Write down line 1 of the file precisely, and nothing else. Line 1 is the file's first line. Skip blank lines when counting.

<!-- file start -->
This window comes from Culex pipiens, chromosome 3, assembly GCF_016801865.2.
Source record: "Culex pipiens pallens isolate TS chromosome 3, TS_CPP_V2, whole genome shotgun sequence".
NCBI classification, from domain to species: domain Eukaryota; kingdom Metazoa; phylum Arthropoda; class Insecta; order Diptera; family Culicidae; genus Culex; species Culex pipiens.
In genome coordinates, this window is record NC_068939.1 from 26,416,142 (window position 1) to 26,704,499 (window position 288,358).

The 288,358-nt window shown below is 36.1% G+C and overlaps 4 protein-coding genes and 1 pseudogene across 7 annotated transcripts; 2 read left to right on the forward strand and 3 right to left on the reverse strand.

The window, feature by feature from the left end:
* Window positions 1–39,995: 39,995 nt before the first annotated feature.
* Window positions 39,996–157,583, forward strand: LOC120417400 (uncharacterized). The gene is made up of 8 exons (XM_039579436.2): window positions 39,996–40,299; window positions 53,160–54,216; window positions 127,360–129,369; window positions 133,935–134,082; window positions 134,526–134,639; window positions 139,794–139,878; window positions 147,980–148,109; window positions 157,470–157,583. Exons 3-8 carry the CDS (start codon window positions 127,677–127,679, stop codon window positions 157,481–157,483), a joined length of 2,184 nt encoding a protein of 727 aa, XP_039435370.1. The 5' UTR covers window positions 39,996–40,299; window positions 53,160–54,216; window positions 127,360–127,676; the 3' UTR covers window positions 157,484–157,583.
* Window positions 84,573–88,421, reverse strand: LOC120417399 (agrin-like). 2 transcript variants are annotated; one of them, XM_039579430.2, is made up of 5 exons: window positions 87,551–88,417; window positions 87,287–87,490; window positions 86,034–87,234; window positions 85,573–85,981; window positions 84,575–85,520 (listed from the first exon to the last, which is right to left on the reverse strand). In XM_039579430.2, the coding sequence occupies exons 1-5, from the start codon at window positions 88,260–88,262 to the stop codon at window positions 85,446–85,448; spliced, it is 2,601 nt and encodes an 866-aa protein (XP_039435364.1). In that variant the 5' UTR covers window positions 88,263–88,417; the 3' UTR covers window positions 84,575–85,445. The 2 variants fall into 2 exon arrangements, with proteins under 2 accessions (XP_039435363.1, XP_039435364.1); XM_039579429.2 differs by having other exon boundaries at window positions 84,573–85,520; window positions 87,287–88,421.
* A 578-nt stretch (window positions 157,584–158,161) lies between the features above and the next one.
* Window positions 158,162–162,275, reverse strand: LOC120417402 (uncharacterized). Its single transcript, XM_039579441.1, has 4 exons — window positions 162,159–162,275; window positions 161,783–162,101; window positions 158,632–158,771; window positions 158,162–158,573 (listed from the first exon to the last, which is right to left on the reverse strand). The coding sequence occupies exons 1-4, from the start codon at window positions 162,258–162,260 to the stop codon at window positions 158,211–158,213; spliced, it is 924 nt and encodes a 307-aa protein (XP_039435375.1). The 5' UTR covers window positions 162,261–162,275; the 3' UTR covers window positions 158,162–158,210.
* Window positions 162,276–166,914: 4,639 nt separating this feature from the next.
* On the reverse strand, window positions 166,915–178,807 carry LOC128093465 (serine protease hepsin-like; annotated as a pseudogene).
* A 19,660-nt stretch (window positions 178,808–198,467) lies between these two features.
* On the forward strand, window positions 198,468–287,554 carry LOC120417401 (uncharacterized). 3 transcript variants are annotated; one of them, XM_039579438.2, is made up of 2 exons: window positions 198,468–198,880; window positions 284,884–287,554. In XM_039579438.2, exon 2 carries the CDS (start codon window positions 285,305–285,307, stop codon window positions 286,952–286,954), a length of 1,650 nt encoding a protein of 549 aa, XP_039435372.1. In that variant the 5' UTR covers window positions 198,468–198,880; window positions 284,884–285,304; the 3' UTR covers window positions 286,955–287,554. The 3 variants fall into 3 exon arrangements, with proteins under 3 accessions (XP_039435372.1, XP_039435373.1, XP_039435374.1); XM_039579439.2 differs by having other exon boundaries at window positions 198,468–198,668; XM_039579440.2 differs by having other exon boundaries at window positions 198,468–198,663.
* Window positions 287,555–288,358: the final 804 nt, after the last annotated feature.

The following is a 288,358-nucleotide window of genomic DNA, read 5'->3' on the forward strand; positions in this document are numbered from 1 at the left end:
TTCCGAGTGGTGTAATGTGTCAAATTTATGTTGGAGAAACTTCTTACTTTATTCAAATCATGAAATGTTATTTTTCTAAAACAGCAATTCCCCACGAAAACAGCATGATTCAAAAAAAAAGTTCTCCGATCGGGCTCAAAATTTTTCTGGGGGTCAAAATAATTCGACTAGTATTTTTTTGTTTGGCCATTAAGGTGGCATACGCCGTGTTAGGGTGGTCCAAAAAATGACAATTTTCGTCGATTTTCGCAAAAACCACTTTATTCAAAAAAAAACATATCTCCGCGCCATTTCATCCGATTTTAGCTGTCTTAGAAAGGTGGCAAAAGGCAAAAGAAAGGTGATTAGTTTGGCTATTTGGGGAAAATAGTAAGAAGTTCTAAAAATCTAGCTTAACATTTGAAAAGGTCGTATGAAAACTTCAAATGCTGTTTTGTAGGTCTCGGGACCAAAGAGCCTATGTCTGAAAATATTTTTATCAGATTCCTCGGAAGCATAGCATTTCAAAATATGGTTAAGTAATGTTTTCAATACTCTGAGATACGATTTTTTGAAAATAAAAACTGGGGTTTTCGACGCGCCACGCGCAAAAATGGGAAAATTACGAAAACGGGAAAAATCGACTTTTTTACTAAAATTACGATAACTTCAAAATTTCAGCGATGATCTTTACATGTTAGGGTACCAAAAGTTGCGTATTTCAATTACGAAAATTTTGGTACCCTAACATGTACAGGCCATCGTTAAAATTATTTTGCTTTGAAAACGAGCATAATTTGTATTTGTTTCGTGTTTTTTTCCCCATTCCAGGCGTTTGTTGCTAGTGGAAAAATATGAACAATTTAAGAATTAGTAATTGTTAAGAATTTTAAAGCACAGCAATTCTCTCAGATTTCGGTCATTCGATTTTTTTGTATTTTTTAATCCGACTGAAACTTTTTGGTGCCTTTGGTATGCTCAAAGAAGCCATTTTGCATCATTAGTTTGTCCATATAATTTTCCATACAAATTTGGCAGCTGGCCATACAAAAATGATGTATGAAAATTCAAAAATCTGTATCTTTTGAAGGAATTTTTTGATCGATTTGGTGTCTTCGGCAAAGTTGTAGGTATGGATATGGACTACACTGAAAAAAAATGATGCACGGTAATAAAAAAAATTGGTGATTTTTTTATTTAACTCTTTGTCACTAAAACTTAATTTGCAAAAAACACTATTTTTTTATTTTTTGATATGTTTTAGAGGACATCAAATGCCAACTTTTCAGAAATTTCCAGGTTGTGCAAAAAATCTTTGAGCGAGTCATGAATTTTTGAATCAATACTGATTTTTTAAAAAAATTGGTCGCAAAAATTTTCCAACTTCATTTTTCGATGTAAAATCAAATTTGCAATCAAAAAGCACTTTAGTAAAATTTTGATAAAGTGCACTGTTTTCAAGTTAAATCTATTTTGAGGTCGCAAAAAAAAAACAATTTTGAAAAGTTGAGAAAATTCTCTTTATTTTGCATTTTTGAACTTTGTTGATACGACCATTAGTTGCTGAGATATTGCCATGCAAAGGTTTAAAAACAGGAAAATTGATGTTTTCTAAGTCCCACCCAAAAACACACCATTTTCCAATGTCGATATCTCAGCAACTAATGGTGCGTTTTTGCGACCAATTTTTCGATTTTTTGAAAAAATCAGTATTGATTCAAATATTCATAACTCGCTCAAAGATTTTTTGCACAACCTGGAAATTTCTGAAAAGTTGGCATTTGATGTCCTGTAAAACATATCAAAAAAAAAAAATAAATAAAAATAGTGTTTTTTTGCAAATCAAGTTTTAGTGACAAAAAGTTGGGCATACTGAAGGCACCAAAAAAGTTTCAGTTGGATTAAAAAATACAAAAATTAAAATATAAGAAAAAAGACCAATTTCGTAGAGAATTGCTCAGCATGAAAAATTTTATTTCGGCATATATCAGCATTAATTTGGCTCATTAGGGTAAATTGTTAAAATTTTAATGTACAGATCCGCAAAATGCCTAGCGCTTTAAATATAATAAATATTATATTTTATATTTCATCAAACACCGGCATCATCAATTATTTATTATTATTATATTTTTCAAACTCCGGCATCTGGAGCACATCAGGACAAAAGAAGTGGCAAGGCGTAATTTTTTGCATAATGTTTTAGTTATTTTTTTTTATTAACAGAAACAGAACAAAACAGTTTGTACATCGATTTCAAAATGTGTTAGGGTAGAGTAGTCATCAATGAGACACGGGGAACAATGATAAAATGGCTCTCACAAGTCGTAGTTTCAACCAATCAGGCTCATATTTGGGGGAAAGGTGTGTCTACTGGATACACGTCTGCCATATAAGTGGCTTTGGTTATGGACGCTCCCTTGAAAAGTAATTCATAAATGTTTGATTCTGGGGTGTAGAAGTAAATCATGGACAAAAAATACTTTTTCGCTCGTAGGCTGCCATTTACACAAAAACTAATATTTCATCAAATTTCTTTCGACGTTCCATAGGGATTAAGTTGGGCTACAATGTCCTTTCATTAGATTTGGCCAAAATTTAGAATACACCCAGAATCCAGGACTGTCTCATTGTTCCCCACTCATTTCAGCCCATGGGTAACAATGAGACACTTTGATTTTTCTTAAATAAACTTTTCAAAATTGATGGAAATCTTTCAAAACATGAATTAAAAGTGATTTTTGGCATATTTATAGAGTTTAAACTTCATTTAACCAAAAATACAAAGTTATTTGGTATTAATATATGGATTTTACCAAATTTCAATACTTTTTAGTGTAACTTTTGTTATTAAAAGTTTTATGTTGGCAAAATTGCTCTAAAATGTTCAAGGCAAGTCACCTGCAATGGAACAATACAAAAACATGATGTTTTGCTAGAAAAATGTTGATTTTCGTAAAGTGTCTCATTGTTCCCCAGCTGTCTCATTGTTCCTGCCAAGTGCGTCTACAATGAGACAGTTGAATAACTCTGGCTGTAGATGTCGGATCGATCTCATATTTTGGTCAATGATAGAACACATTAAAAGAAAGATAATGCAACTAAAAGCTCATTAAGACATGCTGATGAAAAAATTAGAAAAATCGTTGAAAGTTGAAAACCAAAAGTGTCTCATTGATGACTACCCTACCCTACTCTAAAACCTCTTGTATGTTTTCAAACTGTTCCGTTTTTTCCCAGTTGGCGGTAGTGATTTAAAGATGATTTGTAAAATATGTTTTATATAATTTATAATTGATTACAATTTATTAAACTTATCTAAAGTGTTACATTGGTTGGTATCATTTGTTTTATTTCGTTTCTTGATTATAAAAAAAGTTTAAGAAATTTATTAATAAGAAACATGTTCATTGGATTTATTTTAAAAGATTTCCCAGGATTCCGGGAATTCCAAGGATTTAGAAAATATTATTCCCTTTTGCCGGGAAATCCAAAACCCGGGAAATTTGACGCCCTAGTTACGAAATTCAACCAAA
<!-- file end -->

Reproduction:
This window comes from Culex pipiens, chromosome 3, assembly GCF_016801865.2.